Okay, a bunch of people who don’t speak very good English made a Tamil film called Thuppakki that referred to individual units of people as ‘sleeper cells’.

When the ticker on a news channel in Thuppakki screamed: ‘Sleeper cells assassinated’, we chuckled in mild amusement at the innocence of the makers, who earnestly thought a sleeper, a member of a sleeper cell, can approximately be called a ‘sleeper cell’ himself.

And then, some people up North bought the rights to this movie, beating many others, and remade the film. They would correct silly things like grammar this time around, you would think. No, why change a single word of something that has already worked, the makers of Holiday seem to ask, as they unleash upon us the same atrocities committed on logical reasoning, English language, women’s empowerment etc... in this XL-sized remake that’s nearly three hours long.

Maybe it’s called Holiday because the makers decided to switch off their faculties of reasoning, intelligence, aesthetics, language and sensibilities while shooting this film.

You know you are witnessing a master class in logical deduction when the villain processes information — that the people who killed his men were in ‘coat-suit’ — and deduces that they therefore HAD to be part of staff at a five-star hotel, business executives at meetings or, obviously, guests at a wedding and immediately asks his men to get him a list of weddings in Maximum City.

The hero matches the villain in the game of wits because he tries to think about the clues they left and remembers they were all in ‘coat-suit’ making it easy for the villain to guess their identity.

You know you need to take notes on how to treat women from the hero who rejects the girl because of

a. The length of her hair

b. Her shy behaviour

c. Her traditional clothes

A hero who gets excited when he finds out that she’s a boxer... and stalks her as she plays every single game listed in the Olympics and more — all in the span of a song sequence. He also does some friendly sexual harassment by following her rickshaw in a policeman’s motorcycle and kisses her mirror image. Sonakshi Sinha holds the record for being in the most sexist, regressive films ever made in recent times, with Holiday right up there next to R... Rajkumar and Rowdy Rathore.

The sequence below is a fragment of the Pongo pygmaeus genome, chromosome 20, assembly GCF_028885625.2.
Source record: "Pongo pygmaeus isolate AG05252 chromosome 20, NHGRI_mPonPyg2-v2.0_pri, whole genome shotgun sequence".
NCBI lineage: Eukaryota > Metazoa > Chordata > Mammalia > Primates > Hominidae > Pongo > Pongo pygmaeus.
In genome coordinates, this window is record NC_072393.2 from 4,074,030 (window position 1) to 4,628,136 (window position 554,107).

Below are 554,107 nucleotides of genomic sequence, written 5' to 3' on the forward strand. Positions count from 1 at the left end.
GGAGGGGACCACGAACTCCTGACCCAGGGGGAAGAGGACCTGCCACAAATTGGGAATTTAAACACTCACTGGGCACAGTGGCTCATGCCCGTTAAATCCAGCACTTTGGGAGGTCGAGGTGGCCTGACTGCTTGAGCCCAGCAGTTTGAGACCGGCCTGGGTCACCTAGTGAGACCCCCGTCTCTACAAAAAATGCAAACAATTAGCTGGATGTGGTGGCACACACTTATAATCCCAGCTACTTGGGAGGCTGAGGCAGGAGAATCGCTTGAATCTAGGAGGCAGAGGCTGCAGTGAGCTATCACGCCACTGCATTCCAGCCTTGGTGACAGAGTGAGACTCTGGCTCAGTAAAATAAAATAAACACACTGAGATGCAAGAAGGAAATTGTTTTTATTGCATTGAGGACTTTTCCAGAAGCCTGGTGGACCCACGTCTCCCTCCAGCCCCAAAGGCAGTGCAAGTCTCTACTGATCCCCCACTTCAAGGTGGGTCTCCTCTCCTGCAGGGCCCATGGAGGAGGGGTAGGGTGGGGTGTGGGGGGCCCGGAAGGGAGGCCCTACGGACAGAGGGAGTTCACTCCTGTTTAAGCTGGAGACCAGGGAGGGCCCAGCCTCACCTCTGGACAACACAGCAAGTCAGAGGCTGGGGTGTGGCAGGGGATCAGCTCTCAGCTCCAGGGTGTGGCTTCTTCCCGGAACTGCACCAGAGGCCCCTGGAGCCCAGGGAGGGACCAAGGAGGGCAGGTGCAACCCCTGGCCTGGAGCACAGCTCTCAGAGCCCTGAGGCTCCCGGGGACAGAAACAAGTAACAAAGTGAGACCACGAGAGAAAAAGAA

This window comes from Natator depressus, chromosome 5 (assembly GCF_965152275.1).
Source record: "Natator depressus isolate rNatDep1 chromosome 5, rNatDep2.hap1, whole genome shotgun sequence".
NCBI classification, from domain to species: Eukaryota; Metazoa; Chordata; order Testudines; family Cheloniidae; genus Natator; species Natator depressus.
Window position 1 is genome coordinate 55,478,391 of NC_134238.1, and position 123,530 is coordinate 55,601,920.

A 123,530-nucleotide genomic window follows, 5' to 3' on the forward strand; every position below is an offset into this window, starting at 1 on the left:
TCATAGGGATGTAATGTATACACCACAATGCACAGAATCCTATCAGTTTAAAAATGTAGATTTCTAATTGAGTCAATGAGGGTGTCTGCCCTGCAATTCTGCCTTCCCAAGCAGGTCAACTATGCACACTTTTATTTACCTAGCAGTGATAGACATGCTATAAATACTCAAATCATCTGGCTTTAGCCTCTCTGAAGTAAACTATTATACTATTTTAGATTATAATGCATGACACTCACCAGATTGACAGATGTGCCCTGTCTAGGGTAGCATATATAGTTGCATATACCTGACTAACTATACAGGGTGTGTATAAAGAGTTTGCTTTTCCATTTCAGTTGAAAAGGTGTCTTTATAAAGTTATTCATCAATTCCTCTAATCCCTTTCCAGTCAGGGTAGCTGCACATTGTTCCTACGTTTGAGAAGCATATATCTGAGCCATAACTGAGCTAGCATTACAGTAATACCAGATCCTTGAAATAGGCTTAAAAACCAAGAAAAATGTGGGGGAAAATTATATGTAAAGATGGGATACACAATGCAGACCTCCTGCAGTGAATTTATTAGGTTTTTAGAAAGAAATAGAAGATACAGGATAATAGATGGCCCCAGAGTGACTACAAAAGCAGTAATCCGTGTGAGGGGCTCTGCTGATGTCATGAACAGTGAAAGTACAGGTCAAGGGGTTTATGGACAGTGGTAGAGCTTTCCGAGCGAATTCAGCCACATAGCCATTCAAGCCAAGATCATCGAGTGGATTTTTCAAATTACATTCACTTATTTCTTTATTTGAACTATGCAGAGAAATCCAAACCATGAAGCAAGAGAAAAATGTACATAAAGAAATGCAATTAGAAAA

You know you need to salute the patriotism and gender sensitivity of the soldier when he stops briefing his police officer friend about the mystery of the missing terrorist and focuses his energies on a girl who crops up on at the scene.

A girl who soon decides to fall for him because the second best-looking girl from her class ended up with a bald old man. The college girl, hence, goes for the logical choice of falling for a man who looks at least twice her age because her only other option is 50-year-old Govinda.

You know you are getting a crash course on sleeper cells when your sleep cells are activated listening to gems of dialogue like: “All the sleeper cells will become coma cells”. Most of the laughs come unintentionally in the climax when the annoyed deputy villain gets bored of the unending action sequence between the hero and the villain (the remake sorely misses Vidyut Jamwal) and tells his men: “Shoot them both”.

Modern terrorism is not about guns and bombs. Bombs only destroy bodies.

Films like Holiday destroy minds.

If there is any justice left in this world — or a God — this is the kind of pop culture terrorism that should rightfully bomb.

Genre: Action

Director: A.R. Murugadoss

Cast: Akshay Kumar, Sonakshi Sinha, Farhad, Sumeet Raghavan

Storyline: A soldier on holiday decides to fight a network of sleeper cells in Mumbai with his army friends for vigilante justice

Bottomline: A trashy remake of a preposterous Tamil film